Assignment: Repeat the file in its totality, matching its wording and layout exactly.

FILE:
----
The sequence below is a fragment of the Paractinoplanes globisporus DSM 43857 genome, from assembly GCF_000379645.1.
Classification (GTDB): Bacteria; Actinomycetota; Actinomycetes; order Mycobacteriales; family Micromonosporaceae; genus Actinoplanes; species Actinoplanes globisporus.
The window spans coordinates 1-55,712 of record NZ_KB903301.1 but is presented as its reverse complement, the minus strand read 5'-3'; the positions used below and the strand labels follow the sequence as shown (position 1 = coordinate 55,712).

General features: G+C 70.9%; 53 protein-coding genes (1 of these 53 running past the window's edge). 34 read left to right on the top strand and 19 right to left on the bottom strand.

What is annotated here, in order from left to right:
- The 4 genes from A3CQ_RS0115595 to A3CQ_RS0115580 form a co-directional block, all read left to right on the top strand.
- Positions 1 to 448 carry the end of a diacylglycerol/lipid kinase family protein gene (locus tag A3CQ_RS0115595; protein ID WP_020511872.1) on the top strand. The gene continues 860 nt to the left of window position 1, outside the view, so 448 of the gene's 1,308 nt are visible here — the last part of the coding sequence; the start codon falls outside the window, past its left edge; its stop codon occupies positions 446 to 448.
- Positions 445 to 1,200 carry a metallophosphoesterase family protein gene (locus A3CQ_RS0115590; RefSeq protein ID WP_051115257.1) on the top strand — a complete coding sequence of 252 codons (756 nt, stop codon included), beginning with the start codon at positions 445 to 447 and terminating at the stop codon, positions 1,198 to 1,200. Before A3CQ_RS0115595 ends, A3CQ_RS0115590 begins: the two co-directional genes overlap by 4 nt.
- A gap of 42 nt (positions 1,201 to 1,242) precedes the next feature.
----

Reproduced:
The sequence below is a fragment of the Paractinoplanes globisporus DSM 43857 genome, from assembly GCF_000379645.1.
Classification (GTDB): Bacteria; Actinomycetota; Actinomycetes; order Mycobacteriales; family Micromonosporaceae; genus Actinoplanes; species Actinoplanes globisporus.
The window spans coordinates 1-55,712 of record NZ_KB903301.1 but is presented as its reverse complement, the minus strand read 5'-3'; the positions used below and the strand labels follow the sequence as shown (position 1 = coordinate 55,712).

General features: G+C 70.9%; 53 protein-coding genes (1 of these 53 running past the window's edge). 34 read left to right on the top strand and 19 right to left on the bottom strand.

What is annotated here, in order from left to right:
- The 4 genes from A3CQ_RS0115595 to A3CQ_RS0115580 form a co-directional block, all read left to right on the top strand.
- Positions 1 to 448 carry the end of a diacylglycerol/lipid kinase family protein gene (locus tag A3CQ_RS0115595; protein ID WP_020511872.1) on the top strand. The gene continues 860 nt to the left of window position 1, outside the view, so 448 of the gene's 1,308 nt are visible here — the last part of the coding sequence; the start codon falls outside the window, past its left edge; its stop codon occupies positions 446 to 448.
- Positions 445 to 1,200 carry a metallophosphoesterase family protein gene (locus A3CQ_RS0115590; RefSeq protein ID WP_051115257.1) on the top strand — a complete coding sequence of 252 codons (756 nt, stop codon included), beginning with the start codon at positions 445 to 447 and terminating at the stop codon, positions 1,198 to 1,200. Before A3CQ_RS0115595 ends, A3CQ_RS0115590 begins: the two co-directional genes overlap by 4 nt.
- A gap of 42 nt (positions 1,201 to 1,242) precedes the next feature.